Polaris Hardcover – Nov 1 2004
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From Publishers Weekly
This SF mystery's smooth and exciting surface makes it difficult to appreciate how exceptionally good it is at combining action and ideas. After a string of well-developed space operas, McDevitt returns to the lead characters of his second novel, A Talent for War (1988): antiquarian entrepreneur Alex Benedict (think Indiana Jones with an eye for profit) and his beautiful assistant, Chase Kolpath (think smart, sexy Dr. Watson). Decades earlier, in a future version of the Marie Celeste incident, the spaceship Polaris was discovered drifting and empty, its captain and passengers apparently vanished in an instant. Now, Alex and Chase realize that someone is tracking down relics of the Polaris and is willing to kill anyone who gets in the way. Alex is first of all a businessman, but he becomes stubbornly fascinated with the impossible puzzle. While Chase saves Alex's neck from increasingly ingenious attacks, he untangles a complex plot. The real problem turns out to be not how the mass disappearance was done but the tangled motives behind it. McDevitt does a fine job of creating different worlds for Alex and Chase to explore as they hunt clues. Through Chase's wry narration, the novel also succeeds in presenting characters who may be concealing important facets of themselves. That's appropriate in an SF mystery novel, but especially in one that turns out to have a surprisingly serious human core.
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A mystery surrounds the starship Polaris, whose crew vanished while observing a stellar collision. Some 60 years later, two freelance archaeologists discover a good many artifacts that belonged to the vanished crew, the appearance of which attracts much attention--frivolous, festive, larcenous, and even outright homicidal. The archaeologists set out to track down whoever is out to get them and to recover the stolen artifacts, if possible, and at least protect the surviving ones. They lead a merry chase, involving both interstellar voyages and 14-hour train trips (McDevitt sees railroads in any civilized future) and revealing a good many carefully guarded secrets about both VIPs and ordinary citizens. The traveling affords readers a panoramic view of humanity 2,000 years hence, and that at book's end only part of the mystery has been revealed bodes strongly of a sequel, which would be no bad thing at all, at all. Another highly intelligent, absorbing portrayal of the far future from a leading creator of such tales. Roland Green
Copyright © American Library Association. All rights reserved
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Sixty years ago, the Polaris carried a small party of acclaimed scientists to witness firsthand (from a safe distance, of course) a rare cosmic phenomenon, namely the collision of a white dwarf with a star. Contact with the ship was lost following the commander's indication that she was beginning the journey home. A search ship arrived in-system some weeks later and found the Polaris drifting in space, its crew missing. There was no sign of foul play whatsoever; the crew had simply vanished. Naturally, at the time, the news created a firestorm of interest as well as some concern that a hostile alien race had somehow absconded with the passengers.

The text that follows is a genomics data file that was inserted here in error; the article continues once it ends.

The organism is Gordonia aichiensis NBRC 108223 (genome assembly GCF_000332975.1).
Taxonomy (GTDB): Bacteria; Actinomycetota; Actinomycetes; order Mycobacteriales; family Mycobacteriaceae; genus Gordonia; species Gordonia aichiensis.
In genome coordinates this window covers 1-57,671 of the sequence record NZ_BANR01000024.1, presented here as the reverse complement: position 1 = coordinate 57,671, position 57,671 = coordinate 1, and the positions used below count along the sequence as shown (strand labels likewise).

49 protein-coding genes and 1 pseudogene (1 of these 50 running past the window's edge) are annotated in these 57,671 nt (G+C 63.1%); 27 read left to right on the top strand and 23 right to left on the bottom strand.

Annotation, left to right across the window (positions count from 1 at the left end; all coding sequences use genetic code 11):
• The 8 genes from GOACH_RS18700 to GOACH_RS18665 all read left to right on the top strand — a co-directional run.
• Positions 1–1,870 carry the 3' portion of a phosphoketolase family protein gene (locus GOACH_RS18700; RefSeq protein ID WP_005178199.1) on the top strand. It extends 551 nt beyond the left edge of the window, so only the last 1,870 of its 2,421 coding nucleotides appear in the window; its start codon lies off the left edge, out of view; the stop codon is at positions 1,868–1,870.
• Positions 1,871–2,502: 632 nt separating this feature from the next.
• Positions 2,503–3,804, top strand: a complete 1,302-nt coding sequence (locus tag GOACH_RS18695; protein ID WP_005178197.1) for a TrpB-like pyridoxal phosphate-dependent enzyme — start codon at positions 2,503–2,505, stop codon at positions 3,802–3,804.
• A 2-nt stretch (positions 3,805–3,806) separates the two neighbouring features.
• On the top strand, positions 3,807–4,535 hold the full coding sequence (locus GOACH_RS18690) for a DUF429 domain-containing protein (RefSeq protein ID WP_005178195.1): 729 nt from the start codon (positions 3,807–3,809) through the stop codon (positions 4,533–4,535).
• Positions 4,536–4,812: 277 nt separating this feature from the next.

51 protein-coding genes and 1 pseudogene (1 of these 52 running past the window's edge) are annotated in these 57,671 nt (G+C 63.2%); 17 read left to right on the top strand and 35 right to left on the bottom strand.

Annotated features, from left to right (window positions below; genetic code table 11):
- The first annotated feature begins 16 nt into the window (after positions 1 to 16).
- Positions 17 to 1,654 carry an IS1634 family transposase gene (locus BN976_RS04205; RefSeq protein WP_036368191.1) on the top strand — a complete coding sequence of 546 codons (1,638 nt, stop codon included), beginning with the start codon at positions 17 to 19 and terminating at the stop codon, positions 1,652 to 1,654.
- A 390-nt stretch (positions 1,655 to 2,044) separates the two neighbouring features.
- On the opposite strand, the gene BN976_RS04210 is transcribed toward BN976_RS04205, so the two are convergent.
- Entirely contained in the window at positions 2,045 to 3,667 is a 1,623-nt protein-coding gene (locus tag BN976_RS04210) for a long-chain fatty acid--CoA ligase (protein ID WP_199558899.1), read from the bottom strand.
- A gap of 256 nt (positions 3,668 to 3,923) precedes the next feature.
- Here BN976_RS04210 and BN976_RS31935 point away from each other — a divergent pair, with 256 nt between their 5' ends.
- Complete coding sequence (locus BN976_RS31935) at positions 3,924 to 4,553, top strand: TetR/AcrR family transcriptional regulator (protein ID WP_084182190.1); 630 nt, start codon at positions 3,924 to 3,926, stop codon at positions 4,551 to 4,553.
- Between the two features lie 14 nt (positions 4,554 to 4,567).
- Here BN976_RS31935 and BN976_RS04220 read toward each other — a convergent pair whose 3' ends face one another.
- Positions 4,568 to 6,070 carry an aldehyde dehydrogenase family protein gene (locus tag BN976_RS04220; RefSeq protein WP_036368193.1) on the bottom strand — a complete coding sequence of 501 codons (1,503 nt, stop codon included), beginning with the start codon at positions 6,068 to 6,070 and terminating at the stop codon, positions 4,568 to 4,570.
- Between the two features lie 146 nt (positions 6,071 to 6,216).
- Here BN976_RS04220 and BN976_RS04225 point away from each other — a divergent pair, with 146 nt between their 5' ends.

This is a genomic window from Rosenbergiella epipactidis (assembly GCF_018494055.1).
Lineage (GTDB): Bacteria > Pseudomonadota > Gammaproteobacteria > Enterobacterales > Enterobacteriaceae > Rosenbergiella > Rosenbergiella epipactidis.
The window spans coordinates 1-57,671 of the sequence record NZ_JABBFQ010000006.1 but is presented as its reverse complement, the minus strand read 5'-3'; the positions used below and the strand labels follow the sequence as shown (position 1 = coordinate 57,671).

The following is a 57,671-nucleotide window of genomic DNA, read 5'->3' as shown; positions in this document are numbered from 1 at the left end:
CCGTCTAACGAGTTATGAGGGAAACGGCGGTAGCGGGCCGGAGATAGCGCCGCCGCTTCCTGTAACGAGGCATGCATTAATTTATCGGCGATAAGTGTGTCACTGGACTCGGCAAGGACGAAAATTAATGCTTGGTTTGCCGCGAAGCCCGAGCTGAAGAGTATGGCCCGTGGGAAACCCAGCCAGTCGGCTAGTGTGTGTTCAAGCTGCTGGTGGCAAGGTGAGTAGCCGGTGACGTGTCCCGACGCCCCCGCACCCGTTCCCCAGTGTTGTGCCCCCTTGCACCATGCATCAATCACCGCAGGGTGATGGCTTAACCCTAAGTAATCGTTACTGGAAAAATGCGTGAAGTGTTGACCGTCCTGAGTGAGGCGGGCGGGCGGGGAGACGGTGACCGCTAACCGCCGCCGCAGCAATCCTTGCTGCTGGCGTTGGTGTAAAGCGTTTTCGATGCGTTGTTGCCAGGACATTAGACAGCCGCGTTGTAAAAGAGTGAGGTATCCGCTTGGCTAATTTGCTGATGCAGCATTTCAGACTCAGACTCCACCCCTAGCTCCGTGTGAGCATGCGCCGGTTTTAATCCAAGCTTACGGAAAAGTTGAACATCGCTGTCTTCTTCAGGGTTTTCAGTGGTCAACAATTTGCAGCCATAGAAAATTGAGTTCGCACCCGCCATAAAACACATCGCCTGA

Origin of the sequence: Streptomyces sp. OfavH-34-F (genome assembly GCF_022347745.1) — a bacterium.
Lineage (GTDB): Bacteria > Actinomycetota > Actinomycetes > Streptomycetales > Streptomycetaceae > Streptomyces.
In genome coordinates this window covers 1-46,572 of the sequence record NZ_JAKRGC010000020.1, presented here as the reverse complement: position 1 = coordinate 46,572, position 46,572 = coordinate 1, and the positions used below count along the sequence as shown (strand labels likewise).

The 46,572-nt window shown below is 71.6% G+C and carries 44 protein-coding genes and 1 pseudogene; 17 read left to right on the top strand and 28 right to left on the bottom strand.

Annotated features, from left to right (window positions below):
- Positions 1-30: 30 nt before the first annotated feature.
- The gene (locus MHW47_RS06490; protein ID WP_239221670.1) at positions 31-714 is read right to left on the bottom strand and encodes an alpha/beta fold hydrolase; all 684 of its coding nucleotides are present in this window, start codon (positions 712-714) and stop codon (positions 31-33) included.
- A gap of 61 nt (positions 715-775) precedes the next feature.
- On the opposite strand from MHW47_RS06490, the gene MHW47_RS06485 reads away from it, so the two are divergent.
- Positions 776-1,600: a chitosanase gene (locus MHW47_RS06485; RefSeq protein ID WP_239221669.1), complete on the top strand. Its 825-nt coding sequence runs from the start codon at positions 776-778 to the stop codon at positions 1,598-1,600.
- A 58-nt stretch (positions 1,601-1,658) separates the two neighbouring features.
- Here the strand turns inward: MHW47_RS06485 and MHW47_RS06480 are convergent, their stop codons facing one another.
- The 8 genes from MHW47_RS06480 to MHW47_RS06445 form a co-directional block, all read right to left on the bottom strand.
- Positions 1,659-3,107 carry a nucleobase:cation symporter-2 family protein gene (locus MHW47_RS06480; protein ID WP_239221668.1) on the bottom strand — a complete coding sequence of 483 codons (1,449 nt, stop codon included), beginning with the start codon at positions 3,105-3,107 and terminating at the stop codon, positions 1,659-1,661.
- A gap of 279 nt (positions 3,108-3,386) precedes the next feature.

Sixty years later, a number of artifacts from the ghost ship are set to go up for auction, bringing famed antiquities dealer Alex Benedict (whom McDevitt readers first met in A Talent For War) into the picture.Read more ›
Most Helpful Customer Reviews on Amazon.com (beta)
A diverting, enjoyable, if somewhat predictable mystery, "Polaris" will provide any sci-fi fan with some enjoyable hours of reading ... lots of whiz bang high-tech gadgetry, a dash of celestial mechanics and the science of stellar evolution plus a very provocative series of philosophical divertimenti pondering the potential effects of science's ability to stop or reverse the aging process. "To age or not to age, this is the question", McDevitt puts forward some extremely interesting arguments on both sides as to how the world might react and evolve were it possible to stop aging and prolong life indefinitely. And how does that fit into the mystery plot? Ah ... for that, you're just going to have to pick it up and read it!
The dust jacket publicity blurb styles McDevitt as the heir apparent to Isaac Asimov and Arthur C Clarke. On the basis of my first reading of his work, I don't think I'm quite ready to accord him that lofty status, but I'm willing and eager to seek out more of his novels and read on.
So when I saw this book, I read it eagerly. Hoping for a similarly engaging plot. As a twist, this book is told from the vantage point of the female character, Chase Kolpath, who is the secondary persona in the earlier novel. It expands on her personality, and gives another look at Alex Benedict, who was the main character in Talent.
But, the plot is tepid. Sadly, nothing to match the grandeur of Talent. Also, the plot unfolding contains elements that have been seen in McDevitt's earlier works. Somewhat predictable.
A portion of this book also deals with the topic of aging. His story is set millenia in the future. With faster than light travel and artificial intelligence software as a viable construct. Many futuristic details. But, the human lifespan is still only some 120 years. A marginal improvment over what we already have. This seems very implausible, given the other advances in the book over the postulated time period. It is as though our biology and medicine sputtered to a stop right about now.
But there is one nice item in the book - the quote in my subject line.